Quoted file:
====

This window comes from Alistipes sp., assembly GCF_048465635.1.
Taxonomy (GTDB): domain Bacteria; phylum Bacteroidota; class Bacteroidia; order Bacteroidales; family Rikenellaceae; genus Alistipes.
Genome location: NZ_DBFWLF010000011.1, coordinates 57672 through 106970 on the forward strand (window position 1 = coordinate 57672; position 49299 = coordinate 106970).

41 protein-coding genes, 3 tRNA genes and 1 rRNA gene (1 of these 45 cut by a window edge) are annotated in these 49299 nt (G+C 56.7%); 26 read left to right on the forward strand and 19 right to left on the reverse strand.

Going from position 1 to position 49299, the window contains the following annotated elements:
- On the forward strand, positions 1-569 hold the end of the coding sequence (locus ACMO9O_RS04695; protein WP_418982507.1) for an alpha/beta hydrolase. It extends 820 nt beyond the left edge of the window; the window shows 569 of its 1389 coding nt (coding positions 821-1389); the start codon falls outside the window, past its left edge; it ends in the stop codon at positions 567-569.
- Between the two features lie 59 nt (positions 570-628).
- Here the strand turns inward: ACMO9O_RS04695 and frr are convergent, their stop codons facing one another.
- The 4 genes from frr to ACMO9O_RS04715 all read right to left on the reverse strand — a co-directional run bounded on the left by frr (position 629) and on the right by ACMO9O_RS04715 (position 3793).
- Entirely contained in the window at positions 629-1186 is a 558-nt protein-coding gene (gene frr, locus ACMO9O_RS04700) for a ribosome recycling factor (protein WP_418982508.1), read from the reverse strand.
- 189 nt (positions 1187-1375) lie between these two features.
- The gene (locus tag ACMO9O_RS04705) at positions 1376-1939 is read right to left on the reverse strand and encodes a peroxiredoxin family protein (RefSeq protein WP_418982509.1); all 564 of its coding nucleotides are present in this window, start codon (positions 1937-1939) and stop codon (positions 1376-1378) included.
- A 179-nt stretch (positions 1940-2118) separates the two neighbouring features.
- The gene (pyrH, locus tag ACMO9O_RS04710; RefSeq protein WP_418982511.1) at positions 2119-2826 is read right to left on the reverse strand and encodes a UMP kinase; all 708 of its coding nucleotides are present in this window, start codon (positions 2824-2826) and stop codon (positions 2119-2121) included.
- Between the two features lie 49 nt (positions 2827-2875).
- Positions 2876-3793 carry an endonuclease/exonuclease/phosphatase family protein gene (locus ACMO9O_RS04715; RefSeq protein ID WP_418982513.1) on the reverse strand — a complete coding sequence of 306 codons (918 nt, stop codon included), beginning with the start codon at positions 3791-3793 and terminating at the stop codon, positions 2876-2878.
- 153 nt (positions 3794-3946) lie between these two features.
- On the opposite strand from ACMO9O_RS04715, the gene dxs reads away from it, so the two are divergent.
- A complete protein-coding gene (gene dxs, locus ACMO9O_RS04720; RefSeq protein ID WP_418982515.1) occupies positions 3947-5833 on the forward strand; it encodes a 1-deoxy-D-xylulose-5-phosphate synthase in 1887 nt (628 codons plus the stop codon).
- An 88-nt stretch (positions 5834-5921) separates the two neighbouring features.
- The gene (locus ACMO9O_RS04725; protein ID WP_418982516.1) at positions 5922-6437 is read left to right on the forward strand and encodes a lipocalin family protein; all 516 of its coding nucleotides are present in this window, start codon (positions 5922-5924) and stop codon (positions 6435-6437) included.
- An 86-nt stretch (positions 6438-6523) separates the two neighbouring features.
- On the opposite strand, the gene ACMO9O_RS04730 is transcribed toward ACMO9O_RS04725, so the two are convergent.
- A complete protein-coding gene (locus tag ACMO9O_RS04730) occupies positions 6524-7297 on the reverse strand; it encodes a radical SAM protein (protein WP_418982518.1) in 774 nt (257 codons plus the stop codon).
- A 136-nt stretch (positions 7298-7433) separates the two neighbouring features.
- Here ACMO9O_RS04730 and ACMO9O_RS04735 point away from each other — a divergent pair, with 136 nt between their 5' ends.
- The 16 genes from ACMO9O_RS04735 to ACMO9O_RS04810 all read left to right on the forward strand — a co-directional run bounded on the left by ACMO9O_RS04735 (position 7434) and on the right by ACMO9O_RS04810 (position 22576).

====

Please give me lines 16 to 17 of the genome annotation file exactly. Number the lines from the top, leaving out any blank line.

- Positions 2876-3793 carry an endonuclease/exonuclease/phosphatase family protein gene (locus ACMO9O_RS04715; RefSeq protein ID WP_418982513.1) on the reverse strand — a complete coding sequence of 306 codons (918 nt, stop codon included), beginning with the start codon at positions 3791-3793 and terminating at the stop codon, positions 2876-2878.
- 153 nt (positions 3794-3946) lie between these two features.